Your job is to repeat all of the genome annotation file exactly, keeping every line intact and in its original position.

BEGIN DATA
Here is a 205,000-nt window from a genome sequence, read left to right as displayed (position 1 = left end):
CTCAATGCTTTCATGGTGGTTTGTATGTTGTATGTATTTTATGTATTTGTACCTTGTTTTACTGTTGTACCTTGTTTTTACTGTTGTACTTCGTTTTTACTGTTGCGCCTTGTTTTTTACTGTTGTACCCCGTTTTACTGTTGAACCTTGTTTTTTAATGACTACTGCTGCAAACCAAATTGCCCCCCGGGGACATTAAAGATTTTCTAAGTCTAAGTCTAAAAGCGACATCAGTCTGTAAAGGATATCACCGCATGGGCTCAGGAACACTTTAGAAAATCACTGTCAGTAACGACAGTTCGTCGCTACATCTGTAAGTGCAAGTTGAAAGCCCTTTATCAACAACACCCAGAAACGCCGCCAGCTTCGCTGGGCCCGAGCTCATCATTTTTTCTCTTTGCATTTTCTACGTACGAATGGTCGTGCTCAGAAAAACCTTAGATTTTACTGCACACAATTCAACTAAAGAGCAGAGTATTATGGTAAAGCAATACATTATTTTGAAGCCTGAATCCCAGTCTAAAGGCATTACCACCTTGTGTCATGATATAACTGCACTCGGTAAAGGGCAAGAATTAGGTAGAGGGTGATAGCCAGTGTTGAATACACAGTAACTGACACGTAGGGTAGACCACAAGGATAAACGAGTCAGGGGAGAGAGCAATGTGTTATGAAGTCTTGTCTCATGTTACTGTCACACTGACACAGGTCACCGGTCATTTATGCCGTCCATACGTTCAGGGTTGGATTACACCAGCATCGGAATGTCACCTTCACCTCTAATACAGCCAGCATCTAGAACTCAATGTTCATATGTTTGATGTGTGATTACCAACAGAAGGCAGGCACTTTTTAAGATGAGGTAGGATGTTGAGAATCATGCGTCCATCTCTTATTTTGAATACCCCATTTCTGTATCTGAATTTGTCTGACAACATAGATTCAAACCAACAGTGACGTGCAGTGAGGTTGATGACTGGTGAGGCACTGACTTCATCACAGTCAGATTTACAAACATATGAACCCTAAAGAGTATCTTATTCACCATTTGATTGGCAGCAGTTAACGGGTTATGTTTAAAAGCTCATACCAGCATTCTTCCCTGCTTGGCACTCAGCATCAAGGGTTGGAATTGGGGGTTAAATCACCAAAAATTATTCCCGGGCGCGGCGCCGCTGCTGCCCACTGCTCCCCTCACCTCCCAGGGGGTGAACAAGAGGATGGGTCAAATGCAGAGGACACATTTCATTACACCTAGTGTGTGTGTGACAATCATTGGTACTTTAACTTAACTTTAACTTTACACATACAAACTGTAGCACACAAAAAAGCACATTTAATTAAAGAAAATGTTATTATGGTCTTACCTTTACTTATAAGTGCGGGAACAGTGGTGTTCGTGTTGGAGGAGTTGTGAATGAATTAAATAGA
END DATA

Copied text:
Here is a 205,000-nt window from a genome sequence, read left to right as displayed (position 1 = left end):
CTCAATGCTTTCATGGTGGTTTGTATGTTGTATGTATTTTATGTATTTGTACCTTGTTTTACTGTTGTACCTTGTTTTTACTGTTGTACTTCGTTTTTACTGTTGCGCCTTGTTTTTTACTGTTGTACCCCGTTTTACTGTTGAACCTTGTTTTTTAATGACTACTGCTGCAAACCAAATTGCCCCCCGGGGACATTAAAGATTTTCTAAGTCTAAGTCTAAAAGCGACATCAGTCTGTAAAGGATATCACCGCATGGGCTCAGGAACACTTTAGAAAATCACTGTCAGTAACGACAGTTCGTCGCTACATCTGTAAGTGCAAGTTGAAAGCCCTTTATCAACAACACCCAGAAACGCCGCCAGCTTCGCTGGGCCCGAGCTCATCATTTTTTCTCTTTGCATTTTCTACGTACGAATGGTCGTGCTCAGAAAAACCTTAGATTTTACTGCACACAATTCAACTAAAGAGCAGAGTATTATGGTAAAGCAATACATTATTTTGAAGCCTGAATCCCAGTCTAAAGGCATTACCACCTTGTGTCATGATATAACTGCACTCGGTAAAGGGCAAGAATTAGGTAGAGGGTGATAGCCAGTGTTGAATACACAGTAACTGACACGTAGGGTAGACCACAAGGATAAACGAGTCAGGGGAGAGAGCAATGTGTTATGAAGTCTTGTCTCATGTTACTGTCACACTGACACAGGTCACCGGTCATTTATGCCGTCCATACGTTCAGGGTTGGATTACACCAGCATCGGAATGTCACCTTCACCTCTAATACAGCCAGCATCTAGAACTCAATGTTCATATGTTTGATGTGTGATTACCAACAGAAGGCAGGCACTTTTTAAGATGAGGTAGGATGTTGAGAATCATGCGTCCATCTCTTATTTTGAATACCCCATTTCTGTATCTGAATTTGTCTGACAACATAGATTCAAACCAACAGTGACGTGCAGTGAGGTTGATGACTGGTGAGGCACTGACTTCATCACAGTCAGATTTACAAACATATGAACCCTAAAGAGTATCTTATTCACCATTTGATTGGCAGCAGTTAACGGGTTATGTTTAAAAGCTCATACCAGCATTCTTCCCTGCTTGGCACTCAGCATCAAGGGTTGGAATTGGGGGTTAAATCACCAAAAATTATTCCCGGGCGCGGCGCCGCTGCTGCCCACTGCTCCCCTCACCTCCCAGGGGGTGAACAAGAGGATGGGTCAAATGCAGAGGACACATTTCATTACACCTAGTGTGTGTGTGACAATCATTGGTACTTTAACTTAACTTTAACTTTACACATACAAACTGTAGCACACAAAAAAGCACATTTAATTAAAGAAAATGTTATTATGGTCTTACCTTTACTTATAAGTGCGGGAACAGTGGTGTTCGTGTTGGAGGAGTTGTGAATGAATTAAATAGA